Not since the Nazi era had such atrocities taken place in the heart of Europe.
In the streets of Sarajevo, a once-cosmopolitan capital, terrified civilians spent their days dodging snipers’ bullets and shellfire, a years-long urban siege that ultimately left 10,000 people dead.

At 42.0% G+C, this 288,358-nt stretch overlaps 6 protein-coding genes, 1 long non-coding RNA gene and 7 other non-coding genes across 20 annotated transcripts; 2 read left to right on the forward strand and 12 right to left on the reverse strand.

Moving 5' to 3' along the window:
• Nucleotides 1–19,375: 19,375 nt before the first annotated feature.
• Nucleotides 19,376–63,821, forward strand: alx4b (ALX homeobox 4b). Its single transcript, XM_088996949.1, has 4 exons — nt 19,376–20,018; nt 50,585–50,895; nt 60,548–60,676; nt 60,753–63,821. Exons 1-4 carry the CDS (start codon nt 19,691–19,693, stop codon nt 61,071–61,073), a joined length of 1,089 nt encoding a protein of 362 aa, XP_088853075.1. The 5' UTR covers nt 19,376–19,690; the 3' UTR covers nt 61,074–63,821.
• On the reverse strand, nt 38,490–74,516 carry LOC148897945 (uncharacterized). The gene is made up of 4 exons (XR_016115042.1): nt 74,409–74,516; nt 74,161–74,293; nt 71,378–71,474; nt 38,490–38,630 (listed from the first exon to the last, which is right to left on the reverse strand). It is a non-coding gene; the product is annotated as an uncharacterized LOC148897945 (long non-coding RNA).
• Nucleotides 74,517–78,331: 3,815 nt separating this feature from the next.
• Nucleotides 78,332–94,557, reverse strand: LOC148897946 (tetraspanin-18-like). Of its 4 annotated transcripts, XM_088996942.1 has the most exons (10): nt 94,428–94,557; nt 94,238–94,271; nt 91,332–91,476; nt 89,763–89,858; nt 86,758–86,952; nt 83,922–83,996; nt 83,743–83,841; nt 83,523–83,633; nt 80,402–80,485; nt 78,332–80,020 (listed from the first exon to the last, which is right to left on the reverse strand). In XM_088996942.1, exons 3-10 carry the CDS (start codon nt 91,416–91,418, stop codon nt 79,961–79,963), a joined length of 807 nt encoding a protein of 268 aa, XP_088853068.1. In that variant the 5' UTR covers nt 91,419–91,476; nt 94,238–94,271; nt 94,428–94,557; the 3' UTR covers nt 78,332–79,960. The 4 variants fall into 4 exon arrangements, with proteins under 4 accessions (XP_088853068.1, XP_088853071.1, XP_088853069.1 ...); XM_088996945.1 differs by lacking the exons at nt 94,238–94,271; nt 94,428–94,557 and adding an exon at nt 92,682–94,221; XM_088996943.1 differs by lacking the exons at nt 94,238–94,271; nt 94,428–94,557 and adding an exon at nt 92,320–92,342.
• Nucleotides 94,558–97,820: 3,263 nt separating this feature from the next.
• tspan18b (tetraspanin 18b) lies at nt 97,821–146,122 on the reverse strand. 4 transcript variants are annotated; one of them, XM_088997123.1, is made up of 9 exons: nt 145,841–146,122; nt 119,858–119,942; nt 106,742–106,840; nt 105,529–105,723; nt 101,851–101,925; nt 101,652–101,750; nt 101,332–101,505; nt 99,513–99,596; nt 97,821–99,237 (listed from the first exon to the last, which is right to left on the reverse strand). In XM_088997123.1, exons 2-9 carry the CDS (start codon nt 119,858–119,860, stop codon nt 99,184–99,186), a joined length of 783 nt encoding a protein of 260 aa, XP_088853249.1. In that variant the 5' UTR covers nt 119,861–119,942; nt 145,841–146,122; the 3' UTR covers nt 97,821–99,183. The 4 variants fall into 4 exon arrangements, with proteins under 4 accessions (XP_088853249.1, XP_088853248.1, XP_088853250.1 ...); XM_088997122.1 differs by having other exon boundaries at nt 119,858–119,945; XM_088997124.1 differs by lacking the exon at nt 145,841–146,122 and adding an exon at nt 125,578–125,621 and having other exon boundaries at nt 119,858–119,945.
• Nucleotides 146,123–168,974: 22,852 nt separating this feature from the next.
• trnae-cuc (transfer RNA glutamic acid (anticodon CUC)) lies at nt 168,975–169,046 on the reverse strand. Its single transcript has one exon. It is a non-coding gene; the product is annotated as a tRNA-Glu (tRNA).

In the supposed U.N. haven of Srebrenica, some 8,000 Muslim men and boys as young as 12 were herded to the slaughter, their bodies tossed into mass graves.
On Wednesday, a U.N. tribunal found former Bosnian Serb commander Ratko Mladic — known as the “Butcher of Bosnia” — guilty of genocide and crimes against humanity amid the blood-soaked breakup of Yugoslavia in the 1990s. Mladic, 74, was...